Chapter

MagiCard Monitor Subroutines

In this section, we describe a number of useful subroutines that are part of the MagiCard Monitor program. These subroutines are contained in read-only memory so it is impossible for them to be overwritten by a programming error. The following information is provided for each subroutine:

1. Subroutine Name—A four letter name for the subroutine. The name is given for convenience only and has no meaning to the monitor program.

2. Subroutine Address—The four-hex-digit absolute address of the subroutine.

3. Subroutine Description—A short description of what the subroutine doe3.

Subroutine Calling Procedure—What input arguments the subroutine has and where they are to be placed before calling the subroutine.

5. Subroutine Outputs—What output arguments are produced by the subroutine and where they are to be found.

6. Subroutine Side Effects—What memory locations and registers (other than those registers and memory locations that are used for the output parameters) are modified by calling the subroutine.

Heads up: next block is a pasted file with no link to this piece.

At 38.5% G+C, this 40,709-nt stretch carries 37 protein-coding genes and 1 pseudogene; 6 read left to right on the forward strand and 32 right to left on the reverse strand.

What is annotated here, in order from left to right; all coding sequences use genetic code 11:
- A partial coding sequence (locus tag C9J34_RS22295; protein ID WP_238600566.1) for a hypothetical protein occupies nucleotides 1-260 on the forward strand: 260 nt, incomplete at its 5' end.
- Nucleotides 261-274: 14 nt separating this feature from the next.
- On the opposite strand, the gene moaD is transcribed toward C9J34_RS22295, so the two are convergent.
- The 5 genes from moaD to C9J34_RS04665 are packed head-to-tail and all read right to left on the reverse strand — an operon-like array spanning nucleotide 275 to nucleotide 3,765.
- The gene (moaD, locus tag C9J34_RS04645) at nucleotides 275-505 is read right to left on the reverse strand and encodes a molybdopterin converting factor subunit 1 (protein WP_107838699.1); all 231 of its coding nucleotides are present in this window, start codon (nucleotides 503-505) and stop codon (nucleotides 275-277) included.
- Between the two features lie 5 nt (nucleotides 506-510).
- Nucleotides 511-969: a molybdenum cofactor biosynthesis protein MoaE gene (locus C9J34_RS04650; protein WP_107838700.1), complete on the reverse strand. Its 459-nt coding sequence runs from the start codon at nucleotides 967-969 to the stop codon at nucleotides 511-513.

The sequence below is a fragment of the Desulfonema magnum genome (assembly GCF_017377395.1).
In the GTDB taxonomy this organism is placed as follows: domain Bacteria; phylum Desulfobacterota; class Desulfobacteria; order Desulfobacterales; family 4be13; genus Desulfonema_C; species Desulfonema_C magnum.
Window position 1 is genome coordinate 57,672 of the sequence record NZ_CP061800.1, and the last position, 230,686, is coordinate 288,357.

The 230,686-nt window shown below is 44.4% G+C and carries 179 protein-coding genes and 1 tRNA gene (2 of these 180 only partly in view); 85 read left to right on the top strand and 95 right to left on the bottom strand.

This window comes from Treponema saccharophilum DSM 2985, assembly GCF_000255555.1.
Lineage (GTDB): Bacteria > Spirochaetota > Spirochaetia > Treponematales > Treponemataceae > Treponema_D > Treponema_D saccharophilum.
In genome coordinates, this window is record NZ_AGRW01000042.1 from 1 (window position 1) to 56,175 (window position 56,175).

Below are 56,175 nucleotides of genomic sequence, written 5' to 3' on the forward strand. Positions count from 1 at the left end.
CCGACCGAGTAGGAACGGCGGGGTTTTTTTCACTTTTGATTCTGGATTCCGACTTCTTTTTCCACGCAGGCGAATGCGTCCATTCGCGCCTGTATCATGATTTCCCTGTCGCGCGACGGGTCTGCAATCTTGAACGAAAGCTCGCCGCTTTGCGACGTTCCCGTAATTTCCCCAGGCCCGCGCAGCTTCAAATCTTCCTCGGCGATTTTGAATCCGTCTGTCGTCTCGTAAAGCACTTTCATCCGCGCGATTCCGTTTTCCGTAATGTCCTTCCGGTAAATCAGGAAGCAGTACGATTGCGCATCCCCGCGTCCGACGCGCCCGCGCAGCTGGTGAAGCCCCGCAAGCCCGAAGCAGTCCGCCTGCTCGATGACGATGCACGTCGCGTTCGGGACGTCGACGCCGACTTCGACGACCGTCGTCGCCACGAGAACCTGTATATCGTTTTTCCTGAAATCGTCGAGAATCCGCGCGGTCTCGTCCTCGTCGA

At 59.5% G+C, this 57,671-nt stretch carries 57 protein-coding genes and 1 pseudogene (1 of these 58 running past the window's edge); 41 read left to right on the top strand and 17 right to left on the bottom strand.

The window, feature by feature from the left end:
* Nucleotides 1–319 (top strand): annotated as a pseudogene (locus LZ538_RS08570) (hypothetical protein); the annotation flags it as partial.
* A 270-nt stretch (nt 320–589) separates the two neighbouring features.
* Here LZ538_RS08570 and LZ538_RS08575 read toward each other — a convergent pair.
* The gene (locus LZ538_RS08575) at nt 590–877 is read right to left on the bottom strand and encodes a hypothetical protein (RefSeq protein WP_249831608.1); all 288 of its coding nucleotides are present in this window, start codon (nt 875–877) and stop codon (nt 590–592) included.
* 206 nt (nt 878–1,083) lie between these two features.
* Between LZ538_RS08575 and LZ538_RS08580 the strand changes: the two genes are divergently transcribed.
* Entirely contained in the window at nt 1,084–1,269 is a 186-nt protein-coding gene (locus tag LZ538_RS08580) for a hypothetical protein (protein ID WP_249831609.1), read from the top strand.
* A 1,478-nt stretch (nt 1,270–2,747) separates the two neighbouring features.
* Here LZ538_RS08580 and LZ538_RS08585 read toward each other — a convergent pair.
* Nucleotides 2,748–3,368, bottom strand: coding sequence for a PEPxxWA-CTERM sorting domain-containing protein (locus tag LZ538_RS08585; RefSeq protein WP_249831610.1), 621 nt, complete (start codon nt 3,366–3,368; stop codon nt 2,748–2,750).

7. Example—An example of how the subroutine can be used.

7.1 Refresh TV Display and Read Keyboard Controllers

Name: DSPL Address: FA6F

Description: Thi? subroutine make3 a display on the TV screen (for one

"frame" lasting one-3ixtieth of a second) and determines if any of the keys on the keyboard controllers were pushed during that time. Any program that is using DSPL to display information on the TV screen must call DSPL at least once each sixtieth of a second to maintain a steady picture. A significant amount of the allowed time between calls to DSPL is taken up by the subroutine itself before it returns. This leaves enough time for the user program to execute about 550 (decimal) average length instructions between calls.